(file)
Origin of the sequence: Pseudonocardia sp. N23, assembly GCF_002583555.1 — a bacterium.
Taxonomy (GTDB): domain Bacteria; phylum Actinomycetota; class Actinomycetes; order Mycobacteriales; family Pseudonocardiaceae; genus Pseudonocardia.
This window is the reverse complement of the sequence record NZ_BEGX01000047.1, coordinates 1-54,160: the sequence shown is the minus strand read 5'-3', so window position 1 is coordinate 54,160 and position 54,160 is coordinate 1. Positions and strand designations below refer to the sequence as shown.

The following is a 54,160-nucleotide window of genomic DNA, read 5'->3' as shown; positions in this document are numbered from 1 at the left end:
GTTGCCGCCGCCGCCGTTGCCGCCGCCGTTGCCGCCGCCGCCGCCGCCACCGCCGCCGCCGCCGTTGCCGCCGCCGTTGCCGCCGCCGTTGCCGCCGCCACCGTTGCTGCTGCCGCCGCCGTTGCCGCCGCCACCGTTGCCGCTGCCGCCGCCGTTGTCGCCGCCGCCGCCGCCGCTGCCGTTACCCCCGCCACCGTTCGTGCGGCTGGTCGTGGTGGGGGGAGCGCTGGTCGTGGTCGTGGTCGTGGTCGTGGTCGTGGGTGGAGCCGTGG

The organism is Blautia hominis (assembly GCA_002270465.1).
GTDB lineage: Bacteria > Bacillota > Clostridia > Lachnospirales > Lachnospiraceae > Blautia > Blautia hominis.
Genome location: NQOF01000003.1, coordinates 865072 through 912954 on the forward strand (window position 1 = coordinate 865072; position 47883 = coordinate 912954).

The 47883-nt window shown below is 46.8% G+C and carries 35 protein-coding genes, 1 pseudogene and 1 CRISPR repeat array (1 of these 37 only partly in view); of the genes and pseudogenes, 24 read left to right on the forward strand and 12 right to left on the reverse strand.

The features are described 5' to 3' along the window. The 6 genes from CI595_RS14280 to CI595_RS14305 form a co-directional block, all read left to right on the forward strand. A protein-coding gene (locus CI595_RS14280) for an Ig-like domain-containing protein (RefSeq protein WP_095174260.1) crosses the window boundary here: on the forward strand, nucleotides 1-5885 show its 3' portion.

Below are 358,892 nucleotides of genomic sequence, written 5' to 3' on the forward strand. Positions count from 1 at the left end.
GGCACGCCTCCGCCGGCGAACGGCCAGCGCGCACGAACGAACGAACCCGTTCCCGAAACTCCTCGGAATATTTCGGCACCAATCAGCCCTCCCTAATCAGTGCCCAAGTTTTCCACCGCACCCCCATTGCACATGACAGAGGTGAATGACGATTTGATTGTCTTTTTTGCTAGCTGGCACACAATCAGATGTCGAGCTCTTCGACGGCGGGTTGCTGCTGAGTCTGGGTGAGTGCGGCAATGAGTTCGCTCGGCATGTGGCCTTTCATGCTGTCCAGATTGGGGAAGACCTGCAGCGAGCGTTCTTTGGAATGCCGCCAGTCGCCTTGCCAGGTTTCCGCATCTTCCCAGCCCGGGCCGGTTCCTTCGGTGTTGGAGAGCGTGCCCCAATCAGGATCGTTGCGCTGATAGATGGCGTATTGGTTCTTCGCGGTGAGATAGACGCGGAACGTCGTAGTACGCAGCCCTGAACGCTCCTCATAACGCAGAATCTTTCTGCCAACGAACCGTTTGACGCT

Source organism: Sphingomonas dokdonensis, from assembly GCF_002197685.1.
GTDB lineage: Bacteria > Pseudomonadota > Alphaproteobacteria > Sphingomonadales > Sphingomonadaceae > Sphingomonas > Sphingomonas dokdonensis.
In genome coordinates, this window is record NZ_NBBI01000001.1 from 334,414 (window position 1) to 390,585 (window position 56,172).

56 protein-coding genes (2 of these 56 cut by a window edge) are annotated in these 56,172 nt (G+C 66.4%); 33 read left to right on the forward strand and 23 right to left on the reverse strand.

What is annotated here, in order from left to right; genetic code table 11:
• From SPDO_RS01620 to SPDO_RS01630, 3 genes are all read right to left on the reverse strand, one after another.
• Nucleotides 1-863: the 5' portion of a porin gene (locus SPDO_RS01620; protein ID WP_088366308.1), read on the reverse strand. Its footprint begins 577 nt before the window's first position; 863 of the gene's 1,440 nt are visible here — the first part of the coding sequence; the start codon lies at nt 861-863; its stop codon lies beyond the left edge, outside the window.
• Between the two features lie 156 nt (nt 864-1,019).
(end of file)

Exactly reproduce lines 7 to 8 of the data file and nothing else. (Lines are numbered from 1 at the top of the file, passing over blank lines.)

GTDB lineage: Bacteria > Bacillota > Clostridia > Lachnospirales > Lachnospiraceae > Blautia > Blautia hominis.
Genome location: NQOF01000003.1, coordinates 865072 through 912954 on the forward strand (window position 1 = coordinate 865072; position 47883 = coordinate 912954).